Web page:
Perhaps the most fitting way to describe Copernicus is as a "performance poet." Even though the gentleman originally named Joseph Smalkowski plays keyboards, Copernicus refuses to be categorised as a musician. Despite often having inhabited the alternative New York rock'n'roll scene, his music also exudes strong elements of jazz, classical and the avant garde. Even though Copernicus' preferred recording strategy is that of improvisation, his epic pieces tend to revolve around themes, riffs and repeated clusters, moving along a clearly linear pathway.
The booming delivery and abstract texts evoke the spirit of classic beat generation poetry, but the Copernicus stance goes back even further to the theatrical confrontations of the Dada movement. He's always preferred the improvisatory approach, even though each poem's grist might be prepared in advance, their rhythms and content might be disassembled in the moment.
Copernicus has always been fiercely independent, since he first started recording in this manner, back at the dawn of the 1980s. He organises the recording sessions, sculpts the assembled band, oversees the album artwork and releases each disc on his own Nevermore, Inc. label. 1985 brought Nothing Exists, which emphatically laid out the themes of his subsequent work. A burst of creativity led to the swift succession of Victim Of The Sky (1987), Deeper (1989) and Null (1990). Often, Copernicus would perform with large-scale ensembles, but in 1991 he initiated the practice of giving completely solo performances, revealing his declamations in a stripped, confrontational space. He views himself as a conduit for abstract ideas and philosophical notions. Copernicus decided that his particular marriage of music and narrative was the best way to communicate his thoughts and concepts to a receptive audience.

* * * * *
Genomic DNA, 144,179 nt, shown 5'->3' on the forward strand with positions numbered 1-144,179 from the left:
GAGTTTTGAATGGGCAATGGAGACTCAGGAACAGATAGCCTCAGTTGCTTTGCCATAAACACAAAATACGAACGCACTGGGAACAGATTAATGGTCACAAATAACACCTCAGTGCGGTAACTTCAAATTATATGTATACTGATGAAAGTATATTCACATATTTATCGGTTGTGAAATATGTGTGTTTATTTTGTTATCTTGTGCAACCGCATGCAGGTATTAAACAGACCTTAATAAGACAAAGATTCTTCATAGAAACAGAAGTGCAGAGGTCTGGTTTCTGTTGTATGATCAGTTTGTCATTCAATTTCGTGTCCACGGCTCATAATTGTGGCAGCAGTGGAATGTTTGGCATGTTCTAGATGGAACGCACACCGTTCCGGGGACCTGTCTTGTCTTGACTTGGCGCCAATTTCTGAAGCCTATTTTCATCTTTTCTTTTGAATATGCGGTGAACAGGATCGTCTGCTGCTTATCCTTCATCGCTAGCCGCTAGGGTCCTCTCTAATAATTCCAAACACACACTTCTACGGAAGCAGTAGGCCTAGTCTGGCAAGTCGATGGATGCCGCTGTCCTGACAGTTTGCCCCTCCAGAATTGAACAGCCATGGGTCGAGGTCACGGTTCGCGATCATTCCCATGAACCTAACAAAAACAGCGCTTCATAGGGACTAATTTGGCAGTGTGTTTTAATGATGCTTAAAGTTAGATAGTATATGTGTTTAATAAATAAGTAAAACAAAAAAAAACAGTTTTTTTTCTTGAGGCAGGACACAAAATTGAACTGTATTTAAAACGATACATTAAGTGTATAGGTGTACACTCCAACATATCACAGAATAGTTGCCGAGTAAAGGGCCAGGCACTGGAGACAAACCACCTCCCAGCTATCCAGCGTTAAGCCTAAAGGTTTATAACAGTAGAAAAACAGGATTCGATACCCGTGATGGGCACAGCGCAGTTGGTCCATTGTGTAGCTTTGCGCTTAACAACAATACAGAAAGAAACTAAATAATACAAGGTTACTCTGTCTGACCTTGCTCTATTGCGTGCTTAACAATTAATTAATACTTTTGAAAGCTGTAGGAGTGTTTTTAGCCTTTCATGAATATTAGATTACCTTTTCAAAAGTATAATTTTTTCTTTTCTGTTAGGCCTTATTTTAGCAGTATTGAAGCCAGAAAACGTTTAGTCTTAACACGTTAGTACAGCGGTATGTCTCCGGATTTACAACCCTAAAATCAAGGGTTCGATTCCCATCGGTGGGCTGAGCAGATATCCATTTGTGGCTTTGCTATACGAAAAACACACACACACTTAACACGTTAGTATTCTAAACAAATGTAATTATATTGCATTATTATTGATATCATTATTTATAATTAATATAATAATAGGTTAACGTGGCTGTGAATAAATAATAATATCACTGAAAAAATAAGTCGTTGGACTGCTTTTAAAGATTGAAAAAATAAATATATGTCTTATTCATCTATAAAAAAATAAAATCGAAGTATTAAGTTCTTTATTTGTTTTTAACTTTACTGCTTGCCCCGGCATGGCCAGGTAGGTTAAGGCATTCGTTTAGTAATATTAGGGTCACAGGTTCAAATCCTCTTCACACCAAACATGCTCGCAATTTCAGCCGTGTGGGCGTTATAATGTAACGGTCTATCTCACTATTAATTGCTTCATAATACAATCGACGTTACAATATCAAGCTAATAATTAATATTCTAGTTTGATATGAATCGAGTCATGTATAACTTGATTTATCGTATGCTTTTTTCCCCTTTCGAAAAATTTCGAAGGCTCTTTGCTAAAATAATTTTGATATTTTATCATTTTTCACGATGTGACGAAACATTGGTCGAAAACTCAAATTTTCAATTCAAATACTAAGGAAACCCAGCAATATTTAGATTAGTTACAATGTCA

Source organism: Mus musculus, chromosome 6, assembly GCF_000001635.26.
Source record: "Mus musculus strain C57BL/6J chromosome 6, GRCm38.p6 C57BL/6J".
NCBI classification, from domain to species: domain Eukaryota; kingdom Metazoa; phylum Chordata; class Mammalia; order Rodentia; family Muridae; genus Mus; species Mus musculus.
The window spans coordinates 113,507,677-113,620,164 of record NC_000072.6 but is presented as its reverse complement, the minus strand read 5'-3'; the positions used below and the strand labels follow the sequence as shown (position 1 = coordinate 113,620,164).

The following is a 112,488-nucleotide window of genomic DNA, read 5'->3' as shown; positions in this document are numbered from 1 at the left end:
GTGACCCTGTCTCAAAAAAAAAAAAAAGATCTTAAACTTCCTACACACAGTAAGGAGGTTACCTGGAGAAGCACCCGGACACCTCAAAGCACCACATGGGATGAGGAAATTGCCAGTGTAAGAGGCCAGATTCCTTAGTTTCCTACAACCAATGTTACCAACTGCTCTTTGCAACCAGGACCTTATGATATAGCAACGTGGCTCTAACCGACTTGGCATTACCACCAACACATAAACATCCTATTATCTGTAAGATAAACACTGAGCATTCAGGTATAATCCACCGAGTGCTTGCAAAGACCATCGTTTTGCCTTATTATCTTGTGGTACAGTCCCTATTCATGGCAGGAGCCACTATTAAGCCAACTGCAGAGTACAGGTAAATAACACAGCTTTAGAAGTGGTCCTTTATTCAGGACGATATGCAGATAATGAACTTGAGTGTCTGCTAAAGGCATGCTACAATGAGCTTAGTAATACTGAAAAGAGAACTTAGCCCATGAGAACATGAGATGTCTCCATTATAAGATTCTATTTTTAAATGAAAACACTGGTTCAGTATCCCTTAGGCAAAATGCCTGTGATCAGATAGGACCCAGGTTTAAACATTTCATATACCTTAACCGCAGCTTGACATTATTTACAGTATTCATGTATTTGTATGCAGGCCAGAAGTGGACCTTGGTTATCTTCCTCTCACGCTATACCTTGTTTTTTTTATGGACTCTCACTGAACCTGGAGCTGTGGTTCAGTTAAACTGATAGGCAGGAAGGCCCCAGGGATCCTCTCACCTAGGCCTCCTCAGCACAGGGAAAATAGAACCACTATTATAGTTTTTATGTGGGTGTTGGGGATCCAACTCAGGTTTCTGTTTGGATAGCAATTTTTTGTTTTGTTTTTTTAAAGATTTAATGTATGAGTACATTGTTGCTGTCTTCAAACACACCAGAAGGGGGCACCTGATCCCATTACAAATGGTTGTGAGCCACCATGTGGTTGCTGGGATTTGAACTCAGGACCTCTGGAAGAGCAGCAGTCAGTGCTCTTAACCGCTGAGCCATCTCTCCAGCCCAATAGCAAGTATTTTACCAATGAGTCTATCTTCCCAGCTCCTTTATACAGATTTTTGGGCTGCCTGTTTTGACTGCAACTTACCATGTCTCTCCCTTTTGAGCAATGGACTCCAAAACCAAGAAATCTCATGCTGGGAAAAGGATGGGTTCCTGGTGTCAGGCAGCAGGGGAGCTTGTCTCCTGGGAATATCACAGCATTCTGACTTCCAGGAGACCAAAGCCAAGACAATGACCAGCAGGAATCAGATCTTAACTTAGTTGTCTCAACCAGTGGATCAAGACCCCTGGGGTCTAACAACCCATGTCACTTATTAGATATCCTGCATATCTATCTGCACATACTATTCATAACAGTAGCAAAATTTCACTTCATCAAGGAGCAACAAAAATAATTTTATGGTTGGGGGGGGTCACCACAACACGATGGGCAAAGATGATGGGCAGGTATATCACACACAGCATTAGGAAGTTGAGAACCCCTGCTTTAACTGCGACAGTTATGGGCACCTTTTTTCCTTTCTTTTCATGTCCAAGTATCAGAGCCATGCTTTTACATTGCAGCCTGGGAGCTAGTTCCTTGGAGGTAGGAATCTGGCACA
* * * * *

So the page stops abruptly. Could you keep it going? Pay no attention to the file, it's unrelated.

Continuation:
He released "No Borderline" in 1993, but there was to be a longer gap before the eventual release of 2001's "Immediate Eternity" -- which moved in a completely different direction, as its creator was spending increasing amounts of time in Ecuador.
Copernicus was evolving after having spent three years penning his book, also called Immediate Eternity. He linked up with Los Nomadas from Guayaquil, the country's biggest city, and his music moved temporarily more towards the zone of jazz-rock fusion. With 2010's Disappearance, Copernicus made a return to the old established methods, refining them into a distillation of an ongoing obsession with the freedom and beauty of nothingness.